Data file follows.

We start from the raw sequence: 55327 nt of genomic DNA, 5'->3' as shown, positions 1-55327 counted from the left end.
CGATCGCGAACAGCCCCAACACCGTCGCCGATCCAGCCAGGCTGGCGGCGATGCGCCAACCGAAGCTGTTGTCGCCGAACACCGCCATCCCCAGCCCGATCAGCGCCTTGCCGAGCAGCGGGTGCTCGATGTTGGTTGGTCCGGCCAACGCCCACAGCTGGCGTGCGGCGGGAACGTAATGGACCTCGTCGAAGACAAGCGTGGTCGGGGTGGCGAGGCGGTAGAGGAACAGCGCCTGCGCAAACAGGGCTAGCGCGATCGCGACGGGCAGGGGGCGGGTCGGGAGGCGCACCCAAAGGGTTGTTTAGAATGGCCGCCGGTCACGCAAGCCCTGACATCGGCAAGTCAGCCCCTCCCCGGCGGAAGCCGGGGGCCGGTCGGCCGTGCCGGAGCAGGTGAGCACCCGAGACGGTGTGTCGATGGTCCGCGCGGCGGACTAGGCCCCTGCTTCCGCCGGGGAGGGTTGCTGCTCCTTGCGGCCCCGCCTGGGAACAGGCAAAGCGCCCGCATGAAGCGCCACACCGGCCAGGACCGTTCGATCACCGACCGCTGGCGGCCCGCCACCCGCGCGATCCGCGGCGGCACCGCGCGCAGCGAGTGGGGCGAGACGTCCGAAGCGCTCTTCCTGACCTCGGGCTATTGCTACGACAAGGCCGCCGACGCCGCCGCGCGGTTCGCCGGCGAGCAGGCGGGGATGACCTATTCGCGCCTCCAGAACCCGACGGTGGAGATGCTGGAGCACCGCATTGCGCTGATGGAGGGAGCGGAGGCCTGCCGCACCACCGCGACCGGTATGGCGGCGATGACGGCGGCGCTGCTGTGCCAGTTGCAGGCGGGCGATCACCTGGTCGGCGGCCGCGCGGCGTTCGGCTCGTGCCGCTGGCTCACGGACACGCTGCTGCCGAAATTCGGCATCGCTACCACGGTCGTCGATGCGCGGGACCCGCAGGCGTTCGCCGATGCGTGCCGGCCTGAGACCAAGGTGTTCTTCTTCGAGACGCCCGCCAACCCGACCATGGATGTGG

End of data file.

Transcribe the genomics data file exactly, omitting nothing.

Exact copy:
We start from the raw sequence: 55327 nt of genomic DNA, 5'->3' as shown, positions 1-55327 counted from the left end.
CGATCGCGAACAGCCCCAACACCGTCGCCGATCCAGCCAGGCTGGCGGCGATGCGCCAACCGAAGCTGTTGTCGCCGAACACCGCCATCCCCAGCCCGATCAGCGCCTTGCCGAGCAGCGGGTGCTCGATGTTGGTTGGTCCGGCCAACGCCCACAGCTGGCGTGCGGCGGGAACGTAATGGACCTCGTCGAAGACAAGCGTGGTCGGGGTGGCGAGGCGGTAGAGGAACAGCGCCTGCGCAAACAGGGCTAGCGCGATCGCGACGGGCAGGGGGCGGGTCGGGAGGCGCACCCAAAGGGTTGTTTAGAATGGCCGCCGGTCACGCAAGCCCTGACATCGGCAAGTCAGCCCCTCCCCGGCGGAAGCCGGGGGCCGGTCGGCCGTGCCGGAGCAGGTGAGCACCCGAGACGGTGTGTCGATGGTCCGCGCGGCGGACTAGGCCCCTGCTTCCGCCGGGGAGGGTTGCTGCTCCTTGCGGCCCCGCCTGGGAACAGGCAAAGCGCCCGCATGAAGCGCCACACCGGCCAGGACCGTTCGATCACCGACCGCTGGCGGCCCGCCACCCGCGCGATCCGCGGCGGCACCGCGCGCAGCGAGTGGGGCGAGACGTCCGAAGCGCTCTTCCTGACCTCGGGCTATTGCTACGACAAGGCCGCCGACGCCGCCGCGCGGTTCGCCGGCGAGCAGGCGGGGATGACCTATTCGCGCCTCCAGAACCCGACGGTGGAGATGCTGGAGCACCGCATTGCGCTGATGGAGGGAGCGGAGGCCTGCCGCACCACCGCGACCGGTATGGCGGCGATGACGGCGGCGCTGCTGTGCCAGTTGCAGGCGGGCGATCACCTGGTCGGCGGCCGCGCGGCGTTCGGCTCGTGCCGCTGGCTCACGGACACGCTGCTGCCGAAATTCGGCATCGCTACCACGGTCGTCGATGCGCGGGACCCGCAGGCGTTCGCCGATGCGTGCCGGCCTGAGACCAAGGTGTTCTTCTTCGAGACGCCCGCCAACCCGACCATGGATGTGG